Article 1
Article 2

I highly recommend reading the second article.

See you in 45 days, Paris. I'm sure you'll capitalize on this experience when you are released with a cheap novel or two. Hey, maybe even an interview on 20/20 where you claim you are a changed woman.

Oh, we, your adoring fans, can only hope.

Saturday, May 05, 2007


Because it's the end of the semester, and papers and exams haunt my nightmares, I have almost no time to take in any TV, movies, etc... When I'm done with my schoolwork, it's usually late, or I have no energy left to do anything fun. In times like these I need to "vedge out," or as my brother would call it, "blobbing out."

To reach a sufficient level of blob-ness, lately I've been watching "Beavis and Butthead." Yes, I know what you're thinking: "Beavis and Butthead" are animated Cro-Magnon-like retards from fifteen years ago meant for idiot teenagers. Well, as it just so happens, fifteen years ago I was fourteen and enjoyed "Beavis and Butthead" and therefore have a sweet spot for them now, in my late twenties.

I think everyone can relate. We tend to enjoy shows that we watched in our youth. And even if you may have outgrown them, they still tend to be, for the most part, watchable. So, my recent acquisition from Netflix was "Beavis and Butthead: The Mike Judge Collection" (the complete six disc series). Now I have tons of ultra low-brow humor to numb my brain when I need to "blob out." I think I'll try to get some "Tom Green Show" next....

Friday, May 04, 2007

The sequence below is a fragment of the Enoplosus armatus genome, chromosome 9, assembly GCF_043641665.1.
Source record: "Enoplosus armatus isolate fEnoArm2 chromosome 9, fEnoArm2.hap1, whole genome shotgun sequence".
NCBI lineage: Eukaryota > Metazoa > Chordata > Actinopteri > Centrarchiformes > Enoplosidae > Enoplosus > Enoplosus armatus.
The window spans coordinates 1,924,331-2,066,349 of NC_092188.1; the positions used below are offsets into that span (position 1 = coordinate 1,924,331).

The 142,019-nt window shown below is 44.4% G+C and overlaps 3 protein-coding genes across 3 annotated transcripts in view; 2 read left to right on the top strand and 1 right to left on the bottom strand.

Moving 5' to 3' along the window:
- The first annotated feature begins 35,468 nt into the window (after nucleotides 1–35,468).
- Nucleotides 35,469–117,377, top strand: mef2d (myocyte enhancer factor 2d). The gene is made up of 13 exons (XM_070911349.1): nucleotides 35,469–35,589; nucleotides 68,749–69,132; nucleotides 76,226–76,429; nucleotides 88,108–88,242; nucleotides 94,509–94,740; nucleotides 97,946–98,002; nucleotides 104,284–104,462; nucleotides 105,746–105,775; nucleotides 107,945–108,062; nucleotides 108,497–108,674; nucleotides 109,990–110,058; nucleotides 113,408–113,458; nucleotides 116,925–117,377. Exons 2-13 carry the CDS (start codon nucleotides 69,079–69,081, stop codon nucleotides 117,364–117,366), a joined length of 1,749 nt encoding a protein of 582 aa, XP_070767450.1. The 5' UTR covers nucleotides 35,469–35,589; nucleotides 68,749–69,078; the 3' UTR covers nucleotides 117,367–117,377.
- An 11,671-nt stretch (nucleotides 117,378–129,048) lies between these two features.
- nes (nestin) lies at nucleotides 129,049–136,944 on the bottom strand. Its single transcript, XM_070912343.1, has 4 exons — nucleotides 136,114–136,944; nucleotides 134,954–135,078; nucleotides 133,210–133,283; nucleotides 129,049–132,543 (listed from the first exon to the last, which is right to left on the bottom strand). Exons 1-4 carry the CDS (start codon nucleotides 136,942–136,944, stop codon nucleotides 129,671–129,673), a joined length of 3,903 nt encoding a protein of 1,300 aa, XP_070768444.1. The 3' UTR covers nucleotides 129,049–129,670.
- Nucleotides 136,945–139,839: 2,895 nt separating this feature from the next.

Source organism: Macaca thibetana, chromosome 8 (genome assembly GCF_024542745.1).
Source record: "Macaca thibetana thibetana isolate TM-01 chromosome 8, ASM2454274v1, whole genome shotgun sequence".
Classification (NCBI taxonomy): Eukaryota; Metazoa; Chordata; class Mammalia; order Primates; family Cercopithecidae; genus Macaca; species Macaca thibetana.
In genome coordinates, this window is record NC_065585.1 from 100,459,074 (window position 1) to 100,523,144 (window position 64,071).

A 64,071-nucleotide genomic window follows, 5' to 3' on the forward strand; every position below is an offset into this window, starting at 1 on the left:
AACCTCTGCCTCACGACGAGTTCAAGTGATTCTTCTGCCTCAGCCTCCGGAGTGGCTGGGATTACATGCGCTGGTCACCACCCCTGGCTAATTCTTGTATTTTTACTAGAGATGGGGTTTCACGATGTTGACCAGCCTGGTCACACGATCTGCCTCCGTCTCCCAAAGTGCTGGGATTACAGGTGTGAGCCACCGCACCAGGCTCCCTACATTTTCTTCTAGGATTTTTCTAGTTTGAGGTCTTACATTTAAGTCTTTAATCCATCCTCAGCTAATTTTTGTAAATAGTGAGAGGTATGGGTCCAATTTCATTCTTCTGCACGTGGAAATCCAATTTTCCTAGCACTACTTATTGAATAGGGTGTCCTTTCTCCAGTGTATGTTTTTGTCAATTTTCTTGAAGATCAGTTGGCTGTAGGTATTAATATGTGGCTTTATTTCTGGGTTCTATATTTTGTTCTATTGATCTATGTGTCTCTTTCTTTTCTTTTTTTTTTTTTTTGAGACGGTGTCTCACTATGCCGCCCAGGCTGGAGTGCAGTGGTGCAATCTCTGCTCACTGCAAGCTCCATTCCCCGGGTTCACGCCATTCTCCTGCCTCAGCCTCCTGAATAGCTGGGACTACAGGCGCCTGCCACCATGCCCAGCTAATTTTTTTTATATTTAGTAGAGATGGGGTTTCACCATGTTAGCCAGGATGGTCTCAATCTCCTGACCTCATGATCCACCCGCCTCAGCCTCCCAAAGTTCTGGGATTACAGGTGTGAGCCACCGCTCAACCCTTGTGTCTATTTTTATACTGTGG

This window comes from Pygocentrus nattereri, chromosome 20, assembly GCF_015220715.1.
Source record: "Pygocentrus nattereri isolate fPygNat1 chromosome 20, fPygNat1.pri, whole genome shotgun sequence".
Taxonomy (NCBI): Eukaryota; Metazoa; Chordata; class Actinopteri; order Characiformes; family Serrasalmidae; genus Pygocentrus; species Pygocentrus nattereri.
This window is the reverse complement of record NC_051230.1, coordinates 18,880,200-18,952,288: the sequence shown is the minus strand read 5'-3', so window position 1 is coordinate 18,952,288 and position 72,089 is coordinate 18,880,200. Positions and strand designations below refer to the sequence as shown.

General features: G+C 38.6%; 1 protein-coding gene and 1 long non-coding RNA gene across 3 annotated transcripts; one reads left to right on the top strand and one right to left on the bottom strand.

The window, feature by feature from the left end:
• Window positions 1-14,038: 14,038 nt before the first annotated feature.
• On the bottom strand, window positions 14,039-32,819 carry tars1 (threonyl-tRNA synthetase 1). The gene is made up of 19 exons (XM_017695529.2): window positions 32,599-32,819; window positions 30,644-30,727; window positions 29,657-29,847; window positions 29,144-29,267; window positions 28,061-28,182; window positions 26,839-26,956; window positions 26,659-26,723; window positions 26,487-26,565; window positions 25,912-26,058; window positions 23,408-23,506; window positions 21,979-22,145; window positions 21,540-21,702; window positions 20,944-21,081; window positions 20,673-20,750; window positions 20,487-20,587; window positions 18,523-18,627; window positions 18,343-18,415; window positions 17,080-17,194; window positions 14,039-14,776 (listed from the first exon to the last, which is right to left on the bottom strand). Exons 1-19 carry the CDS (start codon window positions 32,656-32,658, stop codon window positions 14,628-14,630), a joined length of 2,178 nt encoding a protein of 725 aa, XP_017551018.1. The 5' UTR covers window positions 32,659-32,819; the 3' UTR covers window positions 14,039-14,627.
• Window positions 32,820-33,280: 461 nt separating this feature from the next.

Last night ABC aired a two hour special of Grey's Anatomy and most it just turned out to a launch into Addison's (Kate Walsh) new spinoff that will be called Private Practice. The new show will be written by Shonda Rhimes and show Addison and her new practice in southern California.
I was very disappointed. I was expecting the full two hours to be about all the characters at Seattle Grace that we all have grown to love of the past seasons. I was even more disappointed with few scenes that we did see of Seattle Grace. All of a sudden Burke is getting cold feet? What? Meredith loses her stepmom and then her dad slaps her, with no reaction from all the doctors looking on. They just stood there as Meredith stormed off and her dad went into hysterics. Lame. Jane Doe can speak three languages and still doesn't remember who she is? I guess.
Even though some of the scenes from the original Grey's were questionable and not very entertaining, it is all just a set up for the season finale. I was reading some online tabloids and may have found out some answers to some of the questionable writing for this episode.
I guess that the show wrote itself into a corner after the February sweeps and off screen drama also played into what will be happening. I guess we just have to say goodbye to a show that is now going down hill.